French people are strange! Maybe it's the eating the snails. I mean honestly, okay, here in America we eat strange things too. Pickled Pig's Feet, Pickles that are pickled in Kool-Aid, and Twinkies (what is in a twinkie). But the French sure brought head loss to a whole new level. Honestly, I think it was the snails (apparently, according to the Romans, snails fed on meat are too die for).Or maybe the wine.Or maybe it was the fact that the only meat the average French person could have was bug.O [...]
The revolution that cannibalised itself!My edition had 985 pages, and I'm a slow reader, so to have come to the end of this novel in 2.5 weeks has left me feeling a bit shell-shocked. I've decided to give it 3.5★ because although I enjoyed it, I can't imagine ever wanting to re-read it, and that's one of my tests for 4★.Being a huge fan of the Wolf Hall (soon-to-be) trilogy, I was really interested to see how this earlier example of Mantel's epic, speculative, historical fiction compared. My [...]
This book took me an absurdly long time to read, but man, was it worth it. Hilary Mantel's brain is some sort of freakish treasure - every time I read her, I am simultaneously elated by the beautiful things she creates and depressed that I will never be able to write the way she does. She breaks so many rules (constantly changing POV not just between characters, but from first person to an anonymous third, to her own voice, to a script format, back to traditional dialogue, &c.), but it all w [...]
A Place Of Greater Safety is one of the earlier works by Hilary Mantel. It is what those of us from the North might term "a whopper" - all 871 pages of it. It has all of the hallmarks of Mantel's now trademark switching between the protagonists' thoughts and the narrative between them; by the time she wrote Wolf Hall 17 years later she had honed this technique to Booker-winning quality.I expect most French schoolchildren are taught the French Revolution and its aftermath in a great deal of detai [...]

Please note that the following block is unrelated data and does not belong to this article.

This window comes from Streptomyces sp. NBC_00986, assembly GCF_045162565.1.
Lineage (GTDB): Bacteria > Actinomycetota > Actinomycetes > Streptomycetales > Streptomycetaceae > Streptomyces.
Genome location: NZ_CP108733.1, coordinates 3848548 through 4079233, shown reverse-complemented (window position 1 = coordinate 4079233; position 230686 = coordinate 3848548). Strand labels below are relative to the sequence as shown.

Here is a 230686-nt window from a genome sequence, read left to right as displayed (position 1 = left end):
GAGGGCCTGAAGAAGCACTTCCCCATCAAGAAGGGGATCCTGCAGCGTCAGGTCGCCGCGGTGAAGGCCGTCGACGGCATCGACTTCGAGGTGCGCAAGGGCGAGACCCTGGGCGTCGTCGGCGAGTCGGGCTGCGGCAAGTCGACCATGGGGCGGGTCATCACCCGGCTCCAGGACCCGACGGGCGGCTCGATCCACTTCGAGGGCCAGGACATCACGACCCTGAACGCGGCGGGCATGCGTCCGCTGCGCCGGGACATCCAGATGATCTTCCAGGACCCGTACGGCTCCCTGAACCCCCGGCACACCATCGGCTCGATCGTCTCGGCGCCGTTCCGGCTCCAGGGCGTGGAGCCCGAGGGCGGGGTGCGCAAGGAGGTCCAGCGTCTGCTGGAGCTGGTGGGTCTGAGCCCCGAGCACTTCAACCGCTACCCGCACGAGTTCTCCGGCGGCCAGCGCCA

Disclaimer: this novel really, really hurt my hands, it is so heavy.I thought that if I didn't take this on holiday to read before my PhD begins, I would probably wait for years to pass before reading it. I very much enjoy Mantel's work on the whole, and a holiday in France seemed rather a good place in which to read a novel of the French Revolution. Funny, that.I absolutely love the way in which the plot unfolded here, and Mantel's introductions of the different characters. The whole is so well [...]
I don't read a great deal of historical fiction; in fact, I'm struggling to think of any other historical fiction I've read off the top of my head, but that could just be the premature senility. I bought this one because I've been meaning to read some Hilary Mantel for awhile, to see what all the fuss was about, and this book was Audible's book of the day.It's certainly a well written book, exploring the French Revolution on a very human, nuts and bolts level (although there's unavoidably a sign [...]
You get a real sense of Mantel getting into her stride in this novel. It’s not quite as masterful as her Cromwell novels – the prose itself is probably less inspired - but it’s an incredibly accomplished achievement that she brings the main characters of the French Revolution so vividly to life and captures all the excitement and terror of that time. She begins by giving us the childhoods of Georges-Jacques Danton, Camille Desmoulins and Robespierre. This is a tremendously effective way of [...]